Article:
Number 8: Depression

Unfortunately, depression is becoming more and more prevalent amongst our aging community. It is considered a treatable medical condition and is not a normal part of aging. Depression causes persistent feelings of sadness, pessimism, hopelessness, fatigue, difficulty making decisions, changes in appetite, a loss of interest in activities, amongst other things.

Some steps to take to help with depression include:

  • Manage stress levels. High stress can lead to depression.
  • Eat a healthy diet. This is often overlooked, but a poor diet can adversely affect your mood and brain function.
  • Daily exercise. Along with other healthy benefits, exercise releases endorphins, which are brain chemicals that help us feel better, happier, and more fulfilled.
  • Talk to your doctor. If the situation is dire enough, there may be medications that can help regulate the feelings and help bring about a more balanced mood.

If you or someone you love has had thoughts of suicide, call the National Suicide Prevention Lifeline at 1.800.273.8255 (TALK).

Number 9: Dementia (Alzheimer’s disease)

Alzheimer’s Disease is one specific type of dementia—a condition that causes memory loss and difficulty thinking or problem-solving to the point that it interferes with daily activities. Dementia is not a normal part of aging and is caused by changes in the brain over time.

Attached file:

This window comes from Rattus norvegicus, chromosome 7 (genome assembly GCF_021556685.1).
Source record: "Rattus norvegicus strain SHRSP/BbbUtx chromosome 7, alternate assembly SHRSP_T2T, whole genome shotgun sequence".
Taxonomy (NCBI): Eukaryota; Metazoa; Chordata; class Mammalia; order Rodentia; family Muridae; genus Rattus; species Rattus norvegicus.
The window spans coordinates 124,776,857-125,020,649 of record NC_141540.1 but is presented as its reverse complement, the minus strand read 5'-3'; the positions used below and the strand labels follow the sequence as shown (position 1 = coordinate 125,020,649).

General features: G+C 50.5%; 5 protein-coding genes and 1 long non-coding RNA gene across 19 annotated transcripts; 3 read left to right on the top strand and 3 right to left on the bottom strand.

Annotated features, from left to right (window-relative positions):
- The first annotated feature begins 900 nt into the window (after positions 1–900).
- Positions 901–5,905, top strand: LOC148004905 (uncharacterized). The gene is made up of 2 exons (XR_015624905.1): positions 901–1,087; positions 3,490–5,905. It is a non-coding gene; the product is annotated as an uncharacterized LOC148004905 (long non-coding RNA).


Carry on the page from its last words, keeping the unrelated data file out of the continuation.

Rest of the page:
There are many factors leading to the risk of dementia, including family history, genetics, diet, etc. Some steps you can take to help ward off dementia are:

  • Exercise. Staying active is good for your heart and your brain.
  • Sleep. 7 to 8 hours of sleep per night helps the body heal and rejuvenate. 
  • Eat a healthy, balanced diet. This definitely impacts your body and brain function.

Number 10: Chronic obstructive pulmonary disease

Chronic Obstructive Pulmonary Disease (COPD) icludes two main conditions—emphysema and chronic bronchitis. COPD makes it hard to breathe and causes shortness of breath, coughing, and chest tightness.

  • The number one way to prevent COPD—or slow it’s progression—is to quit or avoid smoking.
  • If you already have COPD, be sure to follow the treatments prescribed by your doctor.

We hope you’ve found this information helpful. If you have specific questions or concerns about any of the conditions listed above, you should consult your physician first. If you or a loved one suffers from any of these conditions making it difficult to live on their own, we can help. Please reach out to us for a no-cost, no-obligation consultation. We will gladly review your situation with you and help you find the best solution that fits both your situation and your budget. Contact us through our website, or call us at (678) 494-8129.